Two Michigan communities will soon be marked for their historical importance. Read more
A traveling exhibit honoring the sacrifices of the more than 58,000 Americans killed or unaccounted for in the Vietnam War returns to the state this week, and organizers say it offers lessons for Michiganders of all ages.
The project consisted of more than nine thousand pictures. Read more
The bagpipe is often seen as an instrument that you either love or hate, like the opera or sauerkraut. But Sunday, July 27th is Bagpipe Appreciation Day, giving those that love the instrument have a reason to celebrate.
For ten days Beaver Island will host musicians and music lovers as it kicks off the 13th annual Baroque on Beaver music festival.
Algoma University is hosting it’s first Native language teachers’ gathering August 7th and 8th.
The effort to continue “Art for all” in Saginaw will get a boost from a million dollars in state money.
Last November, CMU Public Radio News reported for NPR on the 100th anniversary of the 1913 “Great Lakes Hurricane,” a four-day storm that sank twelve ships, grounded nineteen more, and claimed 250 lives.
A six-part documentary series produced by CMU Public Broadcasting is coming to public television later this year.
In most areas of America, Native American Indian tribes were the first settlers, and to this day, Natives remain central to the American identity.
Scholar Philip Deloria is scheduled to visit the Alma College campus to discuss, “American Indians in the American Popular Imagination. He is a professor with the American Studies department at the University of Michigan.
Kristin Olbertson, an Associate Professor of History at Alma College, said Deloria will be able to trigger his audience in a way that others cannot.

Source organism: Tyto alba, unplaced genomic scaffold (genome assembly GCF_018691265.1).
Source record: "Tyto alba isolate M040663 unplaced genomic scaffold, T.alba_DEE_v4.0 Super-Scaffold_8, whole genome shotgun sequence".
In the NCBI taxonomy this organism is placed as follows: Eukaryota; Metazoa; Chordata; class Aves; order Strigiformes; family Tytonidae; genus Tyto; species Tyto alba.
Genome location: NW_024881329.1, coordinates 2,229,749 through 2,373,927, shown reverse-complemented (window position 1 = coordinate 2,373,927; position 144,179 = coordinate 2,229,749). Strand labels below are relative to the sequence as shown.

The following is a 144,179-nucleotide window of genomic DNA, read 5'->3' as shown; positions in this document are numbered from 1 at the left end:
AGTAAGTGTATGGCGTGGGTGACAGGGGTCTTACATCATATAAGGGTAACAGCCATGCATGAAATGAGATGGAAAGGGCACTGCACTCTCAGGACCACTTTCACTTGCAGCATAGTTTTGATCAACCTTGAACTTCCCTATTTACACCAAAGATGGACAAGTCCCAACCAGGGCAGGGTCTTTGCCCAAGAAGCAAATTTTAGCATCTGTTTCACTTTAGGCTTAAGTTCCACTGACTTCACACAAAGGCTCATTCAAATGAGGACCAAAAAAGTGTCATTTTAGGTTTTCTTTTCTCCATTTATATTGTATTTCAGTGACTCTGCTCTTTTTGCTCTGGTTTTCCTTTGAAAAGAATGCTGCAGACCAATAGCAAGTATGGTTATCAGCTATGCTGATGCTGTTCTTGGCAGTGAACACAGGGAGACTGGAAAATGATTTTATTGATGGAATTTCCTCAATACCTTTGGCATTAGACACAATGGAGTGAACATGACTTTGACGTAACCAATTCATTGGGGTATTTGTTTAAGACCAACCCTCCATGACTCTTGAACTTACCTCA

“He’s going to take the familiar and make it unfamiliar to us,” she said. “I think that’s really the mark of a great speaker and a great scholar who can make what we think we know and think what we understand, and show us that there is more to understand and more to think about.”
One of Deloria’s books, Playing Indian, uses several modern examples of how Indian culture influences American culture today. Those include the Boy Scouts and Camp Fire Girls.
“White people, white Americans or people who identify themselves as white would dress as indians,” Olbertson said. “That’s what he means by ‘Playing Indian,’ sort of adopting elements of Indian appearance, culture or character for really specific and political purposes. Not all of which, even the people adopting these disguises, totally understand.”
Olbertson said that Deloria uses those instances to question why society attempts to replicate Native American culture.
The presentation is scheduled for Thu., Jan. 30 at 7:30 p.m. in the Swanson Academic Center on the Alma College campus.
Admission is free and open to the public.